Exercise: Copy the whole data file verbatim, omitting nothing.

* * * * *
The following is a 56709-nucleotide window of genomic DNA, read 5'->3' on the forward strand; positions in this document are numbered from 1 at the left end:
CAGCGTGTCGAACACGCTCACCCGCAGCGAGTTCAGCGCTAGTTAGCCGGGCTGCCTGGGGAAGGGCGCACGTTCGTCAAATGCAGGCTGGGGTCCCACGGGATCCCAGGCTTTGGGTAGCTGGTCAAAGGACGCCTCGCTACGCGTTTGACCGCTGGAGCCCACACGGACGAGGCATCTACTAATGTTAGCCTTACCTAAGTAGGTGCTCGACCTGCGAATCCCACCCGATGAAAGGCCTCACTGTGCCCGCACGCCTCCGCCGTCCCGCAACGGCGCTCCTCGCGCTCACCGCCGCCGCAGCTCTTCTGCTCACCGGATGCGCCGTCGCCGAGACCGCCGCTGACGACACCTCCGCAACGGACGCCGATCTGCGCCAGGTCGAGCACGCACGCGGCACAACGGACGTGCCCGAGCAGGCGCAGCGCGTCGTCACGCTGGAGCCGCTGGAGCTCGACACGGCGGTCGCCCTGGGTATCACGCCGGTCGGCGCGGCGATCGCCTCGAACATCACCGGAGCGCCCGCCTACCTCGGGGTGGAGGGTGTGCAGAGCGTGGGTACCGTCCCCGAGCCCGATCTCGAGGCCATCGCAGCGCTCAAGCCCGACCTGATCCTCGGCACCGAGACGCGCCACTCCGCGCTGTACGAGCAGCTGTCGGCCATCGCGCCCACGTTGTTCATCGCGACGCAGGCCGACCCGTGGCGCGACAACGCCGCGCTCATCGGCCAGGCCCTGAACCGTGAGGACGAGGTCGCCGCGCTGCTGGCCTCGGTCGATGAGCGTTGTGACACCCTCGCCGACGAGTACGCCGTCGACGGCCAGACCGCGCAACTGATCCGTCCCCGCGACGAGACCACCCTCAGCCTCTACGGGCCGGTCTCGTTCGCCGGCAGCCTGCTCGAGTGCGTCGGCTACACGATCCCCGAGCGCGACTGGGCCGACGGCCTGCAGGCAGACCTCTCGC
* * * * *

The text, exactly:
The following is a 56709-nucleotide window of genomic DNA, read 5'->3' on the forward strand; positions in this document are numbered from 1 at the left end:
CAGCGTGTCGAACACGCTCACCCGCAGCGAGTTCAGCGCTAGTTAGCCGGGCTGCCTGGGGAAGGGCGCACGTTCGTCAAATGCAGGCTGGGGTCCCACGGGATCCCAGGCTTTGGGTAGCTGGTCAAAGGACGCCTCGCTACGCGTTTGACCGCTGGAGCCCACACGGACGAGGCATCTACTAATGTTAGCCTTACCTAAGTAGGTGCTCGACCTGCGAATCCCACCCGATGAAAGGCCTCACTGTGCCCGCACGCCTCCGCCGTCCCGCAACGGCGCTCCTCGCGCTCACCGCCGCCGCAGCTCTTCTGCTCACCGGATGCGCCGTCGCCGAGACCGCCGCTGACGACACCTCCGCAACGGACGCCGATCTGCGCCAGGTCGAGCACGCACGCGGCACAACGGACGTGCCCGAGCAGGCGCAGCGCGTCGTCACGCTGGAGCCGCTGGAGCTCGACACGGCGGTCGCCCTGGGTATCACGCCGGTCGGCGCGGCGATCGCCTCGAACATCACCGGAGCGCCCGCCTACCTCGGGGTGGAGGGTGTGCAGAGCGTGGGTACCGTCCCCGAGCCCGATCTCGAGGCCATCGCAGCGCTCAAGCCCGACCTGATCCTCGGCACCGAGACGCGCCACTCCGCGCTGTACGAGCAGCTGTCGGCCATCGCGCCCACGTTGTTCATCGCGACGCAGGCCGACCCGTGGCGCGACAACGCCGCGCTCATCGGCCAGGCCCTGAACCGTGAGGACGAGGTCGCCGCGCTGCTGGCCTCGGTCGATGAGCGTTGTGACACCCTCGCCGACGAGTACGCCGTCGACGGCCAGACCGCGCAACTGATCCGTCCCCGCGACGAGACCACCCTCAGCCTCTACGGGCCGGTCTCGTTCGCCGGCAGCCTGCTCGAGTGCGTCGGCTACACGATCCCCGAGCGCGACTGGGCCGACGGCCTGCAGGCAGACCTCTCGC